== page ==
Sunday, January 7, 2018

"Jesus' Baptism and Ours." A Sermon from Littlefield Presbyterian Church on Baptism of Jesus Sunday.

"Jesus' Baptism and Ours"

Genesis 1:1-5; Mark 1:4-11

         The scripture passages we heard today have to do with beginnings.  The Genesis text is the beginning of the creation story and tells how the Spirit of God swept over the face of the waters and was part of the creation process.
            The gospel according to Mark begins with the words, “The beginning of the good news of Jesus Christ, the Son of God.”  There’s no birth story here.  The beginning of the good news of Jesus Christ is about his baptism.
            John the Baptizer appears in the wilderness    Then Jesus comes to the Jordan and asks John to baptize him.   As Jesus is coming up out of the water, he sees the heavens torn apart and the spirit descending like a dove on him.  And a voice comes down from heaven, “You are my Son, the beloved.  With you I am well pleased.”

            Without the rest of Jesus’ life, his baptism isn’t something we can comprehend.  We can only comprehend the purpose of Jesus’ baptism when we look at the days and years that followed that day in the Jordan.  It’s when we see Jesus taking his place with hurting people that his baptism starts to make sense.  Baptism was Jesus’ commissioning for ministry.
            During the week before his death, Jesus was challenged by the leaders of the temple: “By what authority do you do these things?”
            Jesus answers by referring to his baptism: “Was the baptism of John from heaven or not?”    In other words, I was baptized.  That’s how all this started.”  It was in the waters of baptism that Jesus began hearing the Spirit calling him to speak the truth     and to live with grace.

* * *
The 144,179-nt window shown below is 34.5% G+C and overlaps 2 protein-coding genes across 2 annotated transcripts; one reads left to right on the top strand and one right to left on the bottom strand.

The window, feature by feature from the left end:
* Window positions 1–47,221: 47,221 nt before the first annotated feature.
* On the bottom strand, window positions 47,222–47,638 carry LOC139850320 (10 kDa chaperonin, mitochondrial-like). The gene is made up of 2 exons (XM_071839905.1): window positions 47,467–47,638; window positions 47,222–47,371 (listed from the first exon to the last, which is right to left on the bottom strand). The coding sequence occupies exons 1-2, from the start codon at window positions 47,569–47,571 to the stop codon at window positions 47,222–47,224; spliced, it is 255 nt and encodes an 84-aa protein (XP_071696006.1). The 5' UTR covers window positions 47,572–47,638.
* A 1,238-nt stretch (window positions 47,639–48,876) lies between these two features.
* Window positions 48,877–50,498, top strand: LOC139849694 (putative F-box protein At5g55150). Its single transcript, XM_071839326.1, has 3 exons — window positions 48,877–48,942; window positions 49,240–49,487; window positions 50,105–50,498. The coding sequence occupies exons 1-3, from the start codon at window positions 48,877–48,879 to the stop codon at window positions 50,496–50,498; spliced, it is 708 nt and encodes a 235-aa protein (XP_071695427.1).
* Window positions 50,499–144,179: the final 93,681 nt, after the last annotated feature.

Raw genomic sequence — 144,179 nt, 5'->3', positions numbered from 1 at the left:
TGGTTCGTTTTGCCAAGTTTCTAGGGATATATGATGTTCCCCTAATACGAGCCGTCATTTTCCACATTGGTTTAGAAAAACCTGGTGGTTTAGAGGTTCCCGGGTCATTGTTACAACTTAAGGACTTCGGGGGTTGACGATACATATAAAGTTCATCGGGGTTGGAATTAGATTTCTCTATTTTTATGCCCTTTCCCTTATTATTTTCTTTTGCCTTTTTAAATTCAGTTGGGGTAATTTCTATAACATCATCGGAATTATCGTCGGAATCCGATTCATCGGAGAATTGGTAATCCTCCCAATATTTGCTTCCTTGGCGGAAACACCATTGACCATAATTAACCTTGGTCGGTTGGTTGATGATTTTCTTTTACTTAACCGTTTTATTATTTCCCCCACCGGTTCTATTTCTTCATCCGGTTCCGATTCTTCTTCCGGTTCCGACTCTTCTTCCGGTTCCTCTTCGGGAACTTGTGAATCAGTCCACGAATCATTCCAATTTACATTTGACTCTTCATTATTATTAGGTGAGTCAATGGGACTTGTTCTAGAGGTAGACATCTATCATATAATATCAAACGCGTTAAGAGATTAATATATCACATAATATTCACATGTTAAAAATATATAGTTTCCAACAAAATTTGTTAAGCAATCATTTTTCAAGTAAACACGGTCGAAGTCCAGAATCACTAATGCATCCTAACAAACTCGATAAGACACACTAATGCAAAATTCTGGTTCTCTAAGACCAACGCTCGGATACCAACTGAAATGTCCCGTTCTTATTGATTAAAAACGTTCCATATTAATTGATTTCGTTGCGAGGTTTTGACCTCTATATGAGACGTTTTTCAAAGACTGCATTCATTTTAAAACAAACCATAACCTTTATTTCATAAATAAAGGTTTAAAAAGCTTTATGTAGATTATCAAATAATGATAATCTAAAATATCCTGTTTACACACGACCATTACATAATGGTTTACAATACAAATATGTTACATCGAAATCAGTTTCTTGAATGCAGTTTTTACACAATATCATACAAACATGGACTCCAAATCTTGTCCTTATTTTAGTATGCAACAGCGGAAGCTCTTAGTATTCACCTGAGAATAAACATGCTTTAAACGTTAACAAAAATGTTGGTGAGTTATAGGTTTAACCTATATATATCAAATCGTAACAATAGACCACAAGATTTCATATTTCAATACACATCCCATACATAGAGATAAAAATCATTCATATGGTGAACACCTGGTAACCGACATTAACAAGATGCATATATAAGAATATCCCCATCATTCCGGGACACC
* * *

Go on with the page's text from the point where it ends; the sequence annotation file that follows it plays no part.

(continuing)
Baptisms, like all beginnings, find their meaning after the event.  Beginning is usually fairly easy.  Finishing is usually harder.
             Starry-eyed young couples who are in love come to the pastor, and very often, they’re focused on having the perfect wedding.  It’s part of the pastor’s job to remind them that the wedding is just the beginning.  It’s the living out of the promises they make that’s the hard part...  the part that will make all the difference ten or fifty years from that day.
            Baptism is the beginning of a journey.  We’re handed a map, but we have to take the trip.  It takes our whole life to finish our baptisms...  to fulfill what was started when we were baptized. 

            It was no ordinary day when John baptized Jesus in the Jordan, and it’s no ordinary day when we baptize someone here in this sanctuary--whether it’s a baby or an adult.  It’s no ordinary day because Jesus’ baptism shows us how far God will go to be reconciled with us and to reconcile us to one another. God tore apart the heavens to get to us, to give us the Holy Spirit, and to join us to Christ.
            This time of year, we may have made resolutions or renewed commitments to get in shape, to get more sleep, to eat more healthfully to live the rest of our lives better in some ways.  
            We live in a time when it feels like there’s a lot to worry about--the economy, a divided government, an increasingly polarized culture… the growing gap between the rich and poor.  Closer to home, people may be concerned about their kids… their work… health challenges… a parent struggling with frailty or dementia…loneliness… or grieving the loss of a loved one.
            In the midst of all this, sometimes we forget who we are… or whose we are.  Sometimes we run away from our identity and our calling.